F.R.C.P., Rule 12(b) states in relevant part,

"Every defense, in law or fact, to a claim for relief in any pleading, whether a claim, counterclaim, cross-claim or third-party claim shall be asserted in the responsive pleading thereto if one is required, except that the following defenses may at the option of the pleader be made by motion: * * * (2) lack of jurisdiction *850 over the person, (3) improper venue, (4) insufficiency of process, (5) insufficiency of service of process * * * No defense or objection is waived by being joined with one or more other defenses or objections in a responsive pleading or motion. * * *" [Emphasis added.]

The Rules offer no concrete guidance as to how a defendant should present a counterclaim or cross-claim[3] with other defenses or the effect of a counterclaim or cross-claim, if asserted, upon other defenses. Rule 12(b) does not specifically authorize the coupling of a counterclaim or cross-claim with a jurisdictional defense without waiving the latter, and there is no specific language in the rule which shields the jurisdictional defenses from waiver when these defenses are joined with a counterclaim or cross-claim. But neither is there anything in the rule which mandates a finding of waiver of such defenses if a counterclaim or cross-claim is joined with them in a responsive pleading.

An exhaustive analysis of the issue at hand is contained in the Third Circuit Court of Appeals' opinion in Neifeld v. Steinberg, 438 F.2d 423 (3d Cir.1971), 17 A.L.R.Fed. 374, from which this Court takes the liberty of quoting at length:

"Although Rule 12(b) does not specifically shield these jurisdictional defenses, the Rule implicitly authorizes a defendant to join these defenses with a counterclaim without waiving these defenses. Rule 12(b) provides a defendant with the option of raising jurisdictional defenses by motion or by answer. If we were to take the position that a defendant, by raising his jurisdictional defenses in the same pleading in which he asserted a counterclaim, waived his jurisdictional defenses, we would in effect be engrafting a judicial exception to Rule 12(b). We would be requiring a defendant to raise his jurisdictional defenses by motion when he intends to file a counterclaim in his responsive pleading.10 This requirement would be contrary to the option provided to the defendant in Rule 12(b).11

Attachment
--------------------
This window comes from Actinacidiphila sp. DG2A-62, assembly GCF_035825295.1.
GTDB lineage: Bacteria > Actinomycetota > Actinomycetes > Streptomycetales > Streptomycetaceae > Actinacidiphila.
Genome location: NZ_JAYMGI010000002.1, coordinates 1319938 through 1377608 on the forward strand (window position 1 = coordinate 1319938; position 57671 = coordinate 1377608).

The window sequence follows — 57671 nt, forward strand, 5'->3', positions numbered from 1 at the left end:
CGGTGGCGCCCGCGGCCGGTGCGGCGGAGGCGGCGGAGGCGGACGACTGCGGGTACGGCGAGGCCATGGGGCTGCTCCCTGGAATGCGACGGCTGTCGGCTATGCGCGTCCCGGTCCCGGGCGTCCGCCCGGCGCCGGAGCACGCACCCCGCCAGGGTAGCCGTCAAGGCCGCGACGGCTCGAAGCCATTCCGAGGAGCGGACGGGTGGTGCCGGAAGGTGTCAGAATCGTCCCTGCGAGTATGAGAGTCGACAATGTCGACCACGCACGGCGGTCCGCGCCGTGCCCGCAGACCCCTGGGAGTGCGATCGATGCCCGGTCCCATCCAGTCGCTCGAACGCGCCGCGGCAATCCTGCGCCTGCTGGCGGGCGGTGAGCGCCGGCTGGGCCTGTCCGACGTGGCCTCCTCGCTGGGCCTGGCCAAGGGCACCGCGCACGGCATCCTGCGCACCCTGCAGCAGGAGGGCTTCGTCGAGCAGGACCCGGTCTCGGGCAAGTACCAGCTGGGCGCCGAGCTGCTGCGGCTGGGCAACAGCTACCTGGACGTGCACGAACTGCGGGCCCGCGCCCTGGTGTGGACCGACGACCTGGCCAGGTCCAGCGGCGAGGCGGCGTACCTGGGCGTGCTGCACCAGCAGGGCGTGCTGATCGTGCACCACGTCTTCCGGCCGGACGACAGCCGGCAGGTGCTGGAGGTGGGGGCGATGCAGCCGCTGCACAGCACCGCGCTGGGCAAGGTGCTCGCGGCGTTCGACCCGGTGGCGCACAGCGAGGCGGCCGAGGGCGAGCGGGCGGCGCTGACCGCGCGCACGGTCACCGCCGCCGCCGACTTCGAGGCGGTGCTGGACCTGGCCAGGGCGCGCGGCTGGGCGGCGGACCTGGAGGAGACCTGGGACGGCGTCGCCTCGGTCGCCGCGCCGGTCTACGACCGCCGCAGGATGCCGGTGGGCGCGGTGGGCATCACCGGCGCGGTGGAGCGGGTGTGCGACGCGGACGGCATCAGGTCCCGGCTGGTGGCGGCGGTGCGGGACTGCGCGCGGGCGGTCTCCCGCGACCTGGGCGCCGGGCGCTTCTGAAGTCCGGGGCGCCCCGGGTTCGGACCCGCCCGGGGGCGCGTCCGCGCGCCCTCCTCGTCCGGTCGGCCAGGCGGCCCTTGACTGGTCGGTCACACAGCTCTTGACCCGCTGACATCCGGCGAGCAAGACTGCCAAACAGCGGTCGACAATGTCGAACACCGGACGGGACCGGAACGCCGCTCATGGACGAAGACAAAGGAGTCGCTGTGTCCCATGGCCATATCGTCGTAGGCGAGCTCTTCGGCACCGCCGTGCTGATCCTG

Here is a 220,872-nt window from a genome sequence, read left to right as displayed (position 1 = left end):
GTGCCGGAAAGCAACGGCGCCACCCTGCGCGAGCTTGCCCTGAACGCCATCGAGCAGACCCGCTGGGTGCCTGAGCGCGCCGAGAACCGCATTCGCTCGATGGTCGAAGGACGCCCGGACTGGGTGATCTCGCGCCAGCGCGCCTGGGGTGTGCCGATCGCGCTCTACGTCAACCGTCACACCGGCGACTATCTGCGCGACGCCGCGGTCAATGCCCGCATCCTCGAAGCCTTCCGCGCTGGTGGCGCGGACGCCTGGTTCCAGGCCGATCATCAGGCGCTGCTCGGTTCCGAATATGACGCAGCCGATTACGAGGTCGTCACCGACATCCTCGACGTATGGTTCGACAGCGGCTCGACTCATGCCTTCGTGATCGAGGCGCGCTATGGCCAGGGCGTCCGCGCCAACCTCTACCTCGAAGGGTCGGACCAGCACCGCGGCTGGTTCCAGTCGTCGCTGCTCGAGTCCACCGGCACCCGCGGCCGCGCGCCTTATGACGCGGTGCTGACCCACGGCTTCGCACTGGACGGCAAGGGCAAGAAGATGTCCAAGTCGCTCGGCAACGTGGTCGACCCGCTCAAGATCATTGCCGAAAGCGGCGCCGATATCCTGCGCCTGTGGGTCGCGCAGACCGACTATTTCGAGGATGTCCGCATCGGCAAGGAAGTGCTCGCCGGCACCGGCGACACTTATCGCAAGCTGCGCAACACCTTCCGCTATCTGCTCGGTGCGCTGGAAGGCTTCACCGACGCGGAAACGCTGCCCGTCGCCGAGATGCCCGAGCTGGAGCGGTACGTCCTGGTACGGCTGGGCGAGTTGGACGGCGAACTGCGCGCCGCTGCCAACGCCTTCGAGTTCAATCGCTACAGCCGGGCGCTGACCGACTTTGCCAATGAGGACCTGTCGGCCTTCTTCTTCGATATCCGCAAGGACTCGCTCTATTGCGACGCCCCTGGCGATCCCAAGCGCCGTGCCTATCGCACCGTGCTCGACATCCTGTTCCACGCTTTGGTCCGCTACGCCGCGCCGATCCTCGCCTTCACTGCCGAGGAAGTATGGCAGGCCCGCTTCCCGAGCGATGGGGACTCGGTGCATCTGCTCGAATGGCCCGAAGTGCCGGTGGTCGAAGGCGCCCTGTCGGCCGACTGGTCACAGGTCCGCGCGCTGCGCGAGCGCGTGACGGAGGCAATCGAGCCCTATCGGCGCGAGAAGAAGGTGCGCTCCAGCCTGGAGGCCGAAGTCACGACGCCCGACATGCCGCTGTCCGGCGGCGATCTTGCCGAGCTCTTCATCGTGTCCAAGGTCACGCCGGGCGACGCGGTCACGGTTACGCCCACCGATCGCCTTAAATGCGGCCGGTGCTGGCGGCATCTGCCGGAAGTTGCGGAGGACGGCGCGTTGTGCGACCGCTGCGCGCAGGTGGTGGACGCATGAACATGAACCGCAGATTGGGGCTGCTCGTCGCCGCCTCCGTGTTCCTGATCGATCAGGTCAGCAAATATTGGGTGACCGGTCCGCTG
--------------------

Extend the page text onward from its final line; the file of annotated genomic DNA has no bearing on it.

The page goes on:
"Furthermore, the policy behind Rule 12(b) militates against our finding a waiver where a defendant files a counterclaim in the same pleading in which he asserts jurisdictional defenses. The purpose behind Rule 12(b) is to avoid the delay occasioned by successive motions and pleadings and to reverse the prior practice of asserting jurisdictional defenses by `special appearance.' 5 C. Wright and A. Miller, Federal Practice and Procedure: Civil § 1362, at 647-48 (1969). Judge Maris clearly articulated the changes which Rule 12(b) made in his seminal opinion in Orange Theatre Corp. v. Rayherstz Amusement Corp., 139 F.2d 871 (3 Cir.), cert. denied 322 U.S. 740, 64 S. Ct. 1057, 88 L. Ed. 1573 (1944); `Rule 12 has abolished for the federal courts the age-old distinction between general and special appearances. A defendant need no longer appear specially to attack the court's jurisdiction over him. He is no longer required at the door of the federal courthouse to intone that ancient abracadabra of the law, de bene esse, in order by its magic power to enable himself to remain outside even while he steps within. He may now enter openly in full confidence that he will not thereby be giving up any keys to the courthouse door which he possessed before he came in.' Id. at 874."